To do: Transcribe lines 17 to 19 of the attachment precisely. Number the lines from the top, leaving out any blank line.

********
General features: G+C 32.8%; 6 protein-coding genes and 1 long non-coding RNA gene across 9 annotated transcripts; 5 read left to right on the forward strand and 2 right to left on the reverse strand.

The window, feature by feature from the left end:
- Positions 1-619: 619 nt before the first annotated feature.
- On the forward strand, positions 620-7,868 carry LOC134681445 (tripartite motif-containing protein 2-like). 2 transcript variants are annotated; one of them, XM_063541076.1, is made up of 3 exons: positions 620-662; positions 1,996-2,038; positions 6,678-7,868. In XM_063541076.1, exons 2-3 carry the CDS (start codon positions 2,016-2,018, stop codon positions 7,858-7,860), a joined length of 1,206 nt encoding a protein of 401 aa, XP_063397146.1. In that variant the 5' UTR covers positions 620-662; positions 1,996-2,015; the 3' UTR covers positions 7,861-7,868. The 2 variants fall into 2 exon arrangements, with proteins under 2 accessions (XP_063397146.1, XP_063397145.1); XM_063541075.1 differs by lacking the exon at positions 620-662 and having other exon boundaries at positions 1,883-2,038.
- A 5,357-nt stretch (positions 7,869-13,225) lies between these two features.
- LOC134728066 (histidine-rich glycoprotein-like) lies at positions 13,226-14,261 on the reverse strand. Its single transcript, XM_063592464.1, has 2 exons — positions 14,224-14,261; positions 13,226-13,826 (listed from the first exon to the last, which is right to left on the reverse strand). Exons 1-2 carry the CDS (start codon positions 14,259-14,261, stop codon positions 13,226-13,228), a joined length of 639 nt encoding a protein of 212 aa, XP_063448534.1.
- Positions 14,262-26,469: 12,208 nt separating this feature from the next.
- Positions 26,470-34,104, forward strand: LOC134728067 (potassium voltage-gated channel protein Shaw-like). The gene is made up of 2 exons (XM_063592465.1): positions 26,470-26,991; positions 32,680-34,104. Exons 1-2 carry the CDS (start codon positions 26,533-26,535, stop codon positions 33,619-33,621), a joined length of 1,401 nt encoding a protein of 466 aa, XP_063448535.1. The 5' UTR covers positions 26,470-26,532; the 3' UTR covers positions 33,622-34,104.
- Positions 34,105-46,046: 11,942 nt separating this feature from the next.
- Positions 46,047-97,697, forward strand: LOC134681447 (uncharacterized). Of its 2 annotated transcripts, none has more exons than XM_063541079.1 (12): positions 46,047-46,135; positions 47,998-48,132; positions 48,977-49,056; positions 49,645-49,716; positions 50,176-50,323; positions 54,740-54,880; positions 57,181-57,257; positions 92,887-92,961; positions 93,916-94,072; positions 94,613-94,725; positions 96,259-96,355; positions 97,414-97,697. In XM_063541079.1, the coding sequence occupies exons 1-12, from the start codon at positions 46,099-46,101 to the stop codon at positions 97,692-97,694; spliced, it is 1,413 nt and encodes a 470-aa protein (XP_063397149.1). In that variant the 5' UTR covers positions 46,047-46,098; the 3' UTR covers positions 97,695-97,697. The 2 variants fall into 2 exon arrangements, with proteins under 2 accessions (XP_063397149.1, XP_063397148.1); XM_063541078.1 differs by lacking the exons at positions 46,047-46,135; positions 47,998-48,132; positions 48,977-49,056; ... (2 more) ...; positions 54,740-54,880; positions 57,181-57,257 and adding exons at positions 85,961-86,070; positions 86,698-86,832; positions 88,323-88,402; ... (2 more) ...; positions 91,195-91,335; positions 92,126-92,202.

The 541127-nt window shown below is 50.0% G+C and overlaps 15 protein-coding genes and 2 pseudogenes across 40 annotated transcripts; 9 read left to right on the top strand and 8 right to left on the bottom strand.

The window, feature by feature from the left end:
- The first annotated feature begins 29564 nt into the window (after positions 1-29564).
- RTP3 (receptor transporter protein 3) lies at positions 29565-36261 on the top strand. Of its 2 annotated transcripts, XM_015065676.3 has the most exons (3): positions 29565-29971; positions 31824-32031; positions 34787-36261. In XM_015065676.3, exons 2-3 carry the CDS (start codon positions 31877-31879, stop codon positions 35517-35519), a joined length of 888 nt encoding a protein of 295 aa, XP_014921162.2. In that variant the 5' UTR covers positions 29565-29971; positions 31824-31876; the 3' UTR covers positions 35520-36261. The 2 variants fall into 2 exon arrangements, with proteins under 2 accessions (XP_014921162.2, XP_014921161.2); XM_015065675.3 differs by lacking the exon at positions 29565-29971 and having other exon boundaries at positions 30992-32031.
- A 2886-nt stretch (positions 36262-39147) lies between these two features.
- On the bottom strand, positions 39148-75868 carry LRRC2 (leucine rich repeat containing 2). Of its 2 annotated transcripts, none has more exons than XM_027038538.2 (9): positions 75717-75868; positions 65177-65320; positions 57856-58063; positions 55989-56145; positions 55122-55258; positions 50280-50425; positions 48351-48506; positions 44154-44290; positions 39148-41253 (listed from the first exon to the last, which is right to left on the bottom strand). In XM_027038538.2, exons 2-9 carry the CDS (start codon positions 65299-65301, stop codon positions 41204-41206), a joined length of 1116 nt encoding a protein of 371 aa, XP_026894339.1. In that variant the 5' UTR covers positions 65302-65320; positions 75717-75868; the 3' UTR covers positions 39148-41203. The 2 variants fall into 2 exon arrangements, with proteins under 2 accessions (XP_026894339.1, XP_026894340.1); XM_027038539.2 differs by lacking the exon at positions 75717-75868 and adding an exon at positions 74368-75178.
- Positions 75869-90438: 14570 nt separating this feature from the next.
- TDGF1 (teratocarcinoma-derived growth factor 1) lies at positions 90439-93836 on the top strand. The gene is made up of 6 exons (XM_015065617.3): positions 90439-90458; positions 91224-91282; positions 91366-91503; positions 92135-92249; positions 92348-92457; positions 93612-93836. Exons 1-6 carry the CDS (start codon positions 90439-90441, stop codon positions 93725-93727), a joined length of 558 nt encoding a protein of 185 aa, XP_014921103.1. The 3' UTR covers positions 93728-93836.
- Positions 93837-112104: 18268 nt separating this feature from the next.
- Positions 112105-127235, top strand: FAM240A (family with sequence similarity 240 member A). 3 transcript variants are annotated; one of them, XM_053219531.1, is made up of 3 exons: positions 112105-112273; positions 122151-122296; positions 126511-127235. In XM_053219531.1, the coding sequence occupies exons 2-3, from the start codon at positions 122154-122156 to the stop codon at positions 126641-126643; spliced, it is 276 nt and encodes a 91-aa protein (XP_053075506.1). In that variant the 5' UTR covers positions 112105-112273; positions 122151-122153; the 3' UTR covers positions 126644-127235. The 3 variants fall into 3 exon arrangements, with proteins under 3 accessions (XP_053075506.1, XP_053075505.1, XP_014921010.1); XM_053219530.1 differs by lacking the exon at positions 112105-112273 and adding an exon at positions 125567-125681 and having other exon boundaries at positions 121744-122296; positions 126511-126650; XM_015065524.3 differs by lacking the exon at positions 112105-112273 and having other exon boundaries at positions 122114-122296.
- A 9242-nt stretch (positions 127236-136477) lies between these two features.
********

- Positions 75869-90438: 14570 nt separating this feature from the next.
- TDGF1 (teratocarcinoma-derived growth factor 1) lies at positions 90439-93836 on the top strand. The gene is made up of 6 exons (XM_015065617.3): positions 90439-90458; positions 91224-91282; positions 91366-91503; positions 92135-92249; positions 92348-92457; positions 93612-93836. Exons 1-6 carry the CDS (start codon positions 90439-90441, stop codon positions 93725-93727), a joined length of 558 nt encoding a protein of 185 aa, XP_014921103.1. The 3' UTR covers positions 93728-93836.
- Positions 93837-112104: 18268 nt separating this feature from the next.